The Tactile Mouse: Dynamic, Handheld Tactile Graphics

For my final MEng research project, which has branched into a number of further research projects that I continue to pursue, I developed a mobile, fingertip tactile display. This made advances over existing technolgies in its portability and ability to offer a more nuanced sensation than the simple raised-flat effect used in such displays up to this point. The finald device was equipped with a camera with a view to being able to scan printed text and graphics and convert them into tactile media.

Research Aims

- To develop a novel, handheld tactile display with a better tactile resolution than existing electronic Braille displays.

- To investigate the effectiveness of a fingertip tactile display for comsuming 'larger-than-fingertip' media.

- To investigate tactile representations of shape and colour.

A Novel Tactile Display

In order to meet the cost, size and performance requirements of the project, it was necessary to consider mechatronic designs beyond those used in traditional tactile displays. The design selected is based on an array of miniature stepper motors of the type used to adjust the lenses in digital cameras. These are fitted with leadscrews which connect to the tactile pins via rigid mechanical linkages. The stepper motors provide good accuracy and control without a large and complex sensing system for providing feedback. They are also small enough to create a usable x-y resolution (8x8 'taxels' or tactile pixels) that can still be held in one hand. The leadscrew design has the benefit of being unidirectional, meaning that forces from the motor can extend the taxel, but forces on the taxel will not turn the motor. This means that the motors can be completely powered down when not in use, improving power efficiency.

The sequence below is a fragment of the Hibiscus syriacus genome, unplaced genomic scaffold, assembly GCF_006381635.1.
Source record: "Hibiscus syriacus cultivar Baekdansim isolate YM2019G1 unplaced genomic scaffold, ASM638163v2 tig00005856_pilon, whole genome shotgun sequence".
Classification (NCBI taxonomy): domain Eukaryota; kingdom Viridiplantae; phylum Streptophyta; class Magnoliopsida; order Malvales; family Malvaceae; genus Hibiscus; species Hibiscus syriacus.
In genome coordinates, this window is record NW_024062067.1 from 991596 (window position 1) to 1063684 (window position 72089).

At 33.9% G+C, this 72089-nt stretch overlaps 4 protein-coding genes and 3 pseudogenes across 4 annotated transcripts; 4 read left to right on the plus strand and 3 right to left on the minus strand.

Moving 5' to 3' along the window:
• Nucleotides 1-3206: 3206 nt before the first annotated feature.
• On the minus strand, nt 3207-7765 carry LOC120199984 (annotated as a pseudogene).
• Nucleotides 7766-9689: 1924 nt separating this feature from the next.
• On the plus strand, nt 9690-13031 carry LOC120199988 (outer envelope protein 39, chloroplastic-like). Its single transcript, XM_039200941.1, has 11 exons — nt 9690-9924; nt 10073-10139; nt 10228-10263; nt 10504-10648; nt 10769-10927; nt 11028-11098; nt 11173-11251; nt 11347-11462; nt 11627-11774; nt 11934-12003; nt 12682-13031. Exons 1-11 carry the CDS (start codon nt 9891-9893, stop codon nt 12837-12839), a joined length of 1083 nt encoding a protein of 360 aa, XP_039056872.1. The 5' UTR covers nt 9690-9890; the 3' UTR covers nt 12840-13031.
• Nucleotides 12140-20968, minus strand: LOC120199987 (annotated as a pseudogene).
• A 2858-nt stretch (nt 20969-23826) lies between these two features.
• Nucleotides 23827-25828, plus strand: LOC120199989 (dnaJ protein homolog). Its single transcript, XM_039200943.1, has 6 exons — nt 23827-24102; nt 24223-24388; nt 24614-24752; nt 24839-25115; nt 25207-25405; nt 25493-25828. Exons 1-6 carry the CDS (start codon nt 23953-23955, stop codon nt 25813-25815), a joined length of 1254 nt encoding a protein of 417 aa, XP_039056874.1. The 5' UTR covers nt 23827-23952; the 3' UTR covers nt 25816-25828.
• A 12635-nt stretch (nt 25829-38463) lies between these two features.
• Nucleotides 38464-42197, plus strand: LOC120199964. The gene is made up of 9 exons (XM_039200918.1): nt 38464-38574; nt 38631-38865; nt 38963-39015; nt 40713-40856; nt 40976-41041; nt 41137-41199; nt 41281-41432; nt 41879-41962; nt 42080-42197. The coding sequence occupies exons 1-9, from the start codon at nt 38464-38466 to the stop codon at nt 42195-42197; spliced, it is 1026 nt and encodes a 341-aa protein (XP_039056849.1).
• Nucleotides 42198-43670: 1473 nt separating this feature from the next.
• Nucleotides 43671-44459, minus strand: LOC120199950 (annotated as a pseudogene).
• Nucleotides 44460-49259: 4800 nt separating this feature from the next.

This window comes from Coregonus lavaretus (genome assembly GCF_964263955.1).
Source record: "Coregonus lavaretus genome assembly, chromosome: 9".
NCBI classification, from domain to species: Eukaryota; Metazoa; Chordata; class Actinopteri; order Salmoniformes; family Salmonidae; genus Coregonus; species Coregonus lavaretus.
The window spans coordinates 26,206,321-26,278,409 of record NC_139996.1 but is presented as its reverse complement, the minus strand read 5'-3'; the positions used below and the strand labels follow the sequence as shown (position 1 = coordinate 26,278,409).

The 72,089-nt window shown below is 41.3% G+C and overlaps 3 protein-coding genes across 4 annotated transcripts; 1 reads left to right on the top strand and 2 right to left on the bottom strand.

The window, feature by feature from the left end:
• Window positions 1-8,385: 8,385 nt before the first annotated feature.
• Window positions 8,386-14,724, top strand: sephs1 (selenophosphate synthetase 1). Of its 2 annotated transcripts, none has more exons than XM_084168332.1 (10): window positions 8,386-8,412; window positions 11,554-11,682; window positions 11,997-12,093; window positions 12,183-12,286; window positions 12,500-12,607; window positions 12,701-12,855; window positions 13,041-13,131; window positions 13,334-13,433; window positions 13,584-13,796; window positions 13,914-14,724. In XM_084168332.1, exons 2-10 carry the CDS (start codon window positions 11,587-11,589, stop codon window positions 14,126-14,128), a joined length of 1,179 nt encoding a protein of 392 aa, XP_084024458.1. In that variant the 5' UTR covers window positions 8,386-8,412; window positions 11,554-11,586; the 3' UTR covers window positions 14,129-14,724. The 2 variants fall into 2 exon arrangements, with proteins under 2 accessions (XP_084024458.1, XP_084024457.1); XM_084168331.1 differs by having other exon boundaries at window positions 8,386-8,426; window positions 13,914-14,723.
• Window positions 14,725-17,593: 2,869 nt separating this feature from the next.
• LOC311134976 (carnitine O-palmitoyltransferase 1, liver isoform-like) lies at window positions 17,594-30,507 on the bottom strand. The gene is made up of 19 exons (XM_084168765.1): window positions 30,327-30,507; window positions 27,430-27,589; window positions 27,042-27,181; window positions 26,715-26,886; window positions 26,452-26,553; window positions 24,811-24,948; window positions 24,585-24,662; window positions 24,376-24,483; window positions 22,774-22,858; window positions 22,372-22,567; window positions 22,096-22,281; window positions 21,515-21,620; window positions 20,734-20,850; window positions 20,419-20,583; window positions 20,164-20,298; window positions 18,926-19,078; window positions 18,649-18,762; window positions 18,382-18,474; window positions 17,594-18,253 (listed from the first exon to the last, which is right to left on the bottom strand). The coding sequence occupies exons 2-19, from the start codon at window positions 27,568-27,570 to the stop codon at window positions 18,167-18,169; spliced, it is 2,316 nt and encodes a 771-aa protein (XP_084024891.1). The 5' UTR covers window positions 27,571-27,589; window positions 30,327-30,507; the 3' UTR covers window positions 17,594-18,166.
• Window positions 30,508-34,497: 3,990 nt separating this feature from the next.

Tactile Scanning Behaviour

The combination of the bottom mounted camera and fingertip sized display presents an interesting tactile search use case for the device. This is because very few useful graphics can be fully represented on such a small display, meaning that the user will need to 'scan' their source material in order to obtain a complete view of the material. At first glance, this may appear to be a substantial deficiency in the concept, however it is important to remember that only a fingertip sized area actually recieves tactile information, and so the psychological apparatus for storing and combining these small sections of tactile stimuli is well established for most Braille readers and users of static tactile graphics.

Key Collaborators

- Emeritus Professor Robert Spence, Imperial College London

- Dr Mark Witkowski, Imperial College London

- Dr James Mardell, Arachnys Information Services

- Mr Xin Zhou, Imperial College London

Financial Support

- Imperial College London

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